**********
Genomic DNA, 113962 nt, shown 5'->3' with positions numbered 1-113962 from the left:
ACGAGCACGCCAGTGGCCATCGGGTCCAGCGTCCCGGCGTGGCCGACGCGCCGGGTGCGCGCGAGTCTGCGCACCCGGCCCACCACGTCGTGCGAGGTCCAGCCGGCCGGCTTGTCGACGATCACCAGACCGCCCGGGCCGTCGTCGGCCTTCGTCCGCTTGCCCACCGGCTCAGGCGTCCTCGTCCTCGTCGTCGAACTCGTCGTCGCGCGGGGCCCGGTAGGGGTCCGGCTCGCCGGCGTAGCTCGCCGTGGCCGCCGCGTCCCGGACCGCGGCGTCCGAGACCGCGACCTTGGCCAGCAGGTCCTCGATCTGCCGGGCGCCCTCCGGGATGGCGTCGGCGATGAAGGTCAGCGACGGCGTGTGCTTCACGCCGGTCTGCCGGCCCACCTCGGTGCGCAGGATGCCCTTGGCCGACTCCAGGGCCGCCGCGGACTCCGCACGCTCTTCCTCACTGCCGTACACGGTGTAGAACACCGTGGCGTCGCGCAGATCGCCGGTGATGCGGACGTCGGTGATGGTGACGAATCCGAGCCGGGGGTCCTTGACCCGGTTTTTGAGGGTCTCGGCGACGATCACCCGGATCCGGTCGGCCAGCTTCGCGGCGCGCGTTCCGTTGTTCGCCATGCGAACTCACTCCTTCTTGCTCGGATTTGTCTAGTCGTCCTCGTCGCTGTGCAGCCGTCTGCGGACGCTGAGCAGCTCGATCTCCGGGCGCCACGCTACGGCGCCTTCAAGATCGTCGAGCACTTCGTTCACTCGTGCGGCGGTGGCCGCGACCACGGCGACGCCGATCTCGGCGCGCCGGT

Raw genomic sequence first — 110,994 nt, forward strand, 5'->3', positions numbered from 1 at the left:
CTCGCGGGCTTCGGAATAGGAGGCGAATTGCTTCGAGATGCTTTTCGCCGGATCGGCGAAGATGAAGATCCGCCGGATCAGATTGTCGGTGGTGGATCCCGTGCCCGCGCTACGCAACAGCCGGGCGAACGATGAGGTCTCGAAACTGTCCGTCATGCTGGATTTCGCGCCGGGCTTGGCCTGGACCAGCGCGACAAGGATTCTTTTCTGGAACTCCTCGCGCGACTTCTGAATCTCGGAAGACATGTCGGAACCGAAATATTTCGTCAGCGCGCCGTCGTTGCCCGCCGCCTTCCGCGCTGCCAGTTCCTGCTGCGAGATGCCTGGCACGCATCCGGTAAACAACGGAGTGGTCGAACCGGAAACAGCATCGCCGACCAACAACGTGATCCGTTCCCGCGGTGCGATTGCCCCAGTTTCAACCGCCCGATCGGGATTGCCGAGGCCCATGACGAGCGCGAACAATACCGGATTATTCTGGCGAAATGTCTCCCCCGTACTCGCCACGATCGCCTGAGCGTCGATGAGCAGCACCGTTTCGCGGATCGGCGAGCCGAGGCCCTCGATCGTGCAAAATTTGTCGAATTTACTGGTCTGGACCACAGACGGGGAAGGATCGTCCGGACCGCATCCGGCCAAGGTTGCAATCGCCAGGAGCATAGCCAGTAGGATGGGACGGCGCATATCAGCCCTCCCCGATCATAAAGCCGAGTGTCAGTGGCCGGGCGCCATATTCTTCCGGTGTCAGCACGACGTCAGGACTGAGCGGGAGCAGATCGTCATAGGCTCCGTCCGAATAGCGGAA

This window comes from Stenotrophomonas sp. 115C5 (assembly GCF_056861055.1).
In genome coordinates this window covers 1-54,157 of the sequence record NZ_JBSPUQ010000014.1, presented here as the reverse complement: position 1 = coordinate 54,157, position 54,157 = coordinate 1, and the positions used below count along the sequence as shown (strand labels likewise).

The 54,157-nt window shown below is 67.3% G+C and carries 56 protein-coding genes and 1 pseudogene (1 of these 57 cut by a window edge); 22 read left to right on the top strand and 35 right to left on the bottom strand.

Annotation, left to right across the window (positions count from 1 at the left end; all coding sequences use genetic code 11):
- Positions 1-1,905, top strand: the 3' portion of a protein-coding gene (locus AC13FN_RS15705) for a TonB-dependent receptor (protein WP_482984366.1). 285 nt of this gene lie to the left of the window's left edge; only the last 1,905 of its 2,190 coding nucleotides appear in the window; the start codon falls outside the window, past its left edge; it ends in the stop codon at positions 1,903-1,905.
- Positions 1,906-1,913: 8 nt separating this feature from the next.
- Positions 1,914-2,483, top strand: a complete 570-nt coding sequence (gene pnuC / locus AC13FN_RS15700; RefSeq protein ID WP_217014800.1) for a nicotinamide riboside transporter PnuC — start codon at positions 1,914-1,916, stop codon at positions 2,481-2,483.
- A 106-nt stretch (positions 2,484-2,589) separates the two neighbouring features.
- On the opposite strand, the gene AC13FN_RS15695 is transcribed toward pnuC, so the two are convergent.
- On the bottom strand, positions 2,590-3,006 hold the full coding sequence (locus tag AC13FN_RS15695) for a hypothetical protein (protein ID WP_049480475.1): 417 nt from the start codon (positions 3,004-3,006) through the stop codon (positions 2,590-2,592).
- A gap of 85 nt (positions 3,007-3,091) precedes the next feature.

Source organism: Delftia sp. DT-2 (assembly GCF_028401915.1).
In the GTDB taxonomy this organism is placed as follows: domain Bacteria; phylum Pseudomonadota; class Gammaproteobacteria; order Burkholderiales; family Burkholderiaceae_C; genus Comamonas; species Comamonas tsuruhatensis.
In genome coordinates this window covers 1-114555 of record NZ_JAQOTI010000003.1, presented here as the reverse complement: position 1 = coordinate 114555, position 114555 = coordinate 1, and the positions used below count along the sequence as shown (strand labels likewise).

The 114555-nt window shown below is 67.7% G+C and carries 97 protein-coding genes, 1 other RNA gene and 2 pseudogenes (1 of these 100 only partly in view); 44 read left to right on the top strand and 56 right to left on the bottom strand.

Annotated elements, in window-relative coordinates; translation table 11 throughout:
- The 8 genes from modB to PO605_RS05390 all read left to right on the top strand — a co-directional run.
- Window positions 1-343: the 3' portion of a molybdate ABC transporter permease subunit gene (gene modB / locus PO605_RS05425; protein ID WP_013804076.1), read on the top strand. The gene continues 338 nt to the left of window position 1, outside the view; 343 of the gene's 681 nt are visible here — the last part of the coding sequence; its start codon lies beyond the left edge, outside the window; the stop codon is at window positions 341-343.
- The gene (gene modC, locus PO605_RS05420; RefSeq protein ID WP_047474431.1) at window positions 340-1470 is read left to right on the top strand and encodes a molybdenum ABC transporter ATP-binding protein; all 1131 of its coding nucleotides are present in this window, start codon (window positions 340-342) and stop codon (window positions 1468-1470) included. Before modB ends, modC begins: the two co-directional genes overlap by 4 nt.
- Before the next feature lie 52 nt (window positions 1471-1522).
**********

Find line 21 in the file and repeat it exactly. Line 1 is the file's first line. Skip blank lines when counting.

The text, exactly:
- The 8 genes from modB to PO605_RS05390 all read left to right on the top strand — a co-directional run.